The complexity of pre-trade risk has increased over the past four years in the wake of the increased volatility, with controls having to monitor for new risks, such as margin and PnL in addition to larger intra-day swings. Front offices also have to contend with an increase in overall trading volumes, as well as the increasingly broad range of products that clients now trade, which adds correlation risk to the mix.

Current Technology Set Ups: OMS, EMS and Algorithms

The breadth and complexity of front-office set-ups vary significantly from firm to firm. Some organisations have invested in consolidation and simplification. For others, the flexibility enabled by multiple systems is Current technology set ups: OMS, EMS and Algorithms 7 prized. In this section, we take a look across current technology set-ups, expectations of change and how firms are sourcing technology.


The number of Order Management Systems (OMS) that FCMs use in the front-office is varied. About a quarter of survey respondents only used one OMS while most operated multiple systems.

OMS usage reflects the significant variation between the business models of global banks. Some run a siloed business model, while others pursue as unified an approach to platforms as possible. Around a quarter of survey respondents had reduced the number of OMS applications that they used during the past three years.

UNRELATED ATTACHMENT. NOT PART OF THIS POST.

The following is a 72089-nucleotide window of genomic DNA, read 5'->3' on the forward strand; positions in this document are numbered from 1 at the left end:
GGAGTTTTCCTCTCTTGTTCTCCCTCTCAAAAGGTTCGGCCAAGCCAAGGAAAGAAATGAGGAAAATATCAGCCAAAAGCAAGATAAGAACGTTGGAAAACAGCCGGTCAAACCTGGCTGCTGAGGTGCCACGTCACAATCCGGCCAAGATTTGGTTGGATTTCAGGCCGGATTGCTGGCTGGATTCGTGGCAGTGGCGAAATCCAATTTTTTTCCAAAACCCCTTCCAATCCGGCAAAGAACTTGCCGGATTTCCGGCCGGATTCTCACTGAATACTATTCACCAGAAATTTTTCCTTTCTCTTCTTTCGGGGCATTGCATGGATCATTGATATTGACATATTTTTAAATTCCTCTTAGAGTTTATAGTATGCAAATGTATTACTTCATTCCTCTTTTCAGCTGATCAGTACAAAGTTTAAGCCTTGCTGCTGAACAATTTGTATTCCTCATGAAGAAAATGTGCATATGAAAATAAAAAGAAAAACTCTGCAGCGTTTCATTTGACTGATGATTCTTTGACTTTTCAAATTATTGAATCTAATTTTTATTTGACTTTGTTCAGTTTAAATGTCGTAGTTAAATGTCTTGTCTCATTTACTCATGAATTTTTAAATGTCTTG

However, the overall tendency among survey respondents has been to either maintain the number of systems they use or add new ones

When asked where they would like to see change in their OMS, survey respondents cited improved scalability and market coverage, as well as better reporting and monitoring abilities. FCMs also wanted simplified pre-trade risk management functionality and a more streamlined tech stack, with fewer points of failure.


Only a small proportion of survey respondents had chosen in-house development for their EMS, confirming the significant shift to outsourcing over the past decade. The majority used vendor platforms, with the largest proportion using two to three vendors.

Almost three quarters of survey respondents expected that the number of vendors they work with would remain stable or decrease over the next five years. However, just over a quarter expected an increase over the same period

Almost three quarters of survey respondents expected that the number of vendors they work with would remain stable or decrease over the next five years. However, just over a quarter expected an increase over the same period


Algorithms’ speed and ability to handle complex client demands have increased enormously in recent years. A significant part of this story has been the expanded range of third-party algorithms, which have increased in sophistication and customisability. This has made many FCMs comfortable with outsourcing algorithm provision.